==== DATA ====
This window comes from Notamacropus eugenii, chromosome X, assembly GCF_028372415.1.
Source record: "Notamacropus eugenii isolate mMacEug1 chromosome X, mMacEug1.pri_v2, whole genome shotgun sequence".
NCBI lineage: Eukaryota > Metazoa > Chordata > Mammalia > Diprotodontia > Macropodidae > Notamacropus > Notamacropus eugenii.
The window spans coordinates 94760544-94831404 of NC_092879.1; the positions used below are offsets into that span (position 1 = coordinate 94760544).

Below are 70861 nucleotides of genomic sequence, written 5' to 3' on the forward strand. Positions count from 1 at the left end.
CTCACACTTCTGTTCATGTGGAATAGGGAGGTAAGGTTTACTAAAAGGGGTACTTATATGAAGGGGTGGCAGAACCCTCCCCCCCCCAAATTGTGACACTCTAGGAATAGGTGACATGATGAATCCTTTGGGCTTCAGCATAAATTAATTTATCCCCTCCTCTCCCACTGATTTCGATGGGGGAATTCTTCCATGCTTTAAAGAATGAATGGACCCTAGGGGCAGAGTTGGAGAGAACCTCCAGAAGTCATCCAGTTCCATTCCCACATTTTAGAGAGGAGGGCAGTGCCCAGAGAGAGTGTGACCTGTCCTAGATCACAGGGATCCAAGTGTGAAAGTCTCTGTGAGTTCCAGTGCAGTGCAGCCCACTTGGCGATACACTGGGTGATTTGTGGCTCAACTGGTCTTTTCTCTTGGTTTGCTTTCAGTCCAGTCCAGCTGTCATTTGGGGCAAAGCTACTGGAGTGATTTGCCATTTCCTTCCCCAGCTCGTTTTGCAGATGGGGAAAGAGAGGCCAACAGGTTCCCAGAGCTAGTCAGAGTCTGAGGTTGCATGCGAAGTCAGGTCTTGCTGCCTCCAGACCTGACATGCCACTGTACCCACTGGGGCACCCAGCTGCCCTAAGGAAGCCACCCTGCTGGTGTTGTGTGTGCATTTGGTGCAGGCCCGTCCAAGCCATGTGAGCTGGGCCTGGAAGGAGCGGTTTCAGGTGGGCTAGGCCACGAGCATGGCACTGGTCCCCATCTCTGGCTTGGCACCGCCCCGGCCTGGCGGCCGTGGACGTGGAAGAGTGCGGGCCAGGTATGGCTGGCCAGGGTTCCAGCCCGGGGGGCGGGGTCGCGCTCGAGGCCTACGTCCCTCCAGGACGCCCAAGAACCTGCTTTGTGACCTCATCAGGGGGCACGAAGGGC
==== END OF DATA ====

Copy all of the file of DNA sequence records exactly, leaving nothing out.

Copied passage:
This window comes from Notamacropus eugenii, chromosome X, assembly GCF_028372415.1.
Source record: "Notamacropus eugenii isolate mMacEug1 chromosome X, mMacEug1.pri_v2, whole genome shotgun sequence".
NCBI lineage: Eukaryota > Metazoa > Chordata > Mammalia > Diprotodontia > Macropodidae > Notamacropus > Notamacropus eugenii.
The window spans coordinates 94760544-94831404 of NC_092879.1; the positions used below are offsets into that span (position 1 = coordinate 94760544).

Below are 70861 nucleotides of genomic sequence, written 5' to 3' on the forward strand. Positions count from 1 at the left end.
CTCACACTTCTGTTCATGTGGAATAGGGAGGTAAGGTTTACTAAAAGGGGTACTTATATGAAGGGGTGGCAGAACCCTCCCCCCCCCAAATTGTGACACTCTAGGAATAGGTGACATGATGAATCCTTTGGGCTTCAGCATAAATTAATTTATCCCCTCCTCTCCCACTGATTTCGATGGGGGAATTCTTCCATGCTTTAAAGAATGAATGGACCCTAGGGGCAGAGTTGGAGAGAACCTCCAGAAGTCATCCAGTTCCATTCCCACATTTTAGAGAGGAGGGCAGTGCCCAGAGAGAGTGTGACCTGTCCTAGATCACAGGGATCCAAGTGTGAAAGTCTCTGTGAGTTCCAGTGCAGTGCAGCCCACTTGGCGATACACTGGGTGATTTGTGGCTCAACTGGTCTTTTCTCTTGGTTTGCTTTCAGTCCAGTCCAGCTGTCATTTGGGGCAAAGCTACTGGAGTGATTTGCCATTTCCTTCCCCAGCTCGTTTTGCAGATGGGGAAAGAGAGGCCAACAGGTTCCCAGAGCTAGTCAGAGTCTGAGGTTGCATGCGAAGTCAGGTCTTGCTGCCTCCAGACCTGACATGCCACTGTACCCACTGGGGCACCCAGCTGCCCTAAGGAAGCCACCCTGCTGGTGTTGTGTGTGCATTTGGTGCAGGCCCGTCCAAGCCATGTGAGCTGGGCCTGGAAGGAGCGGTTTCAGGTGGGCTAGGCCACGAGCATGGCACTGGTCCCCATCTCTGGCTTGGCACCGCCCCGGCCTGGCGGCCGTGGACGTGGAAGAGTGCGGGCCAGGTATGGCTGGCCAGGGTTCCAGCCCGGGGGGCGGGGTCGCGCTCGAGGCCTACGTCCCTCCAGGACGCCCAAGAACCTGCTTTGTGACCTCATCAGGGGGCACGAAGGGC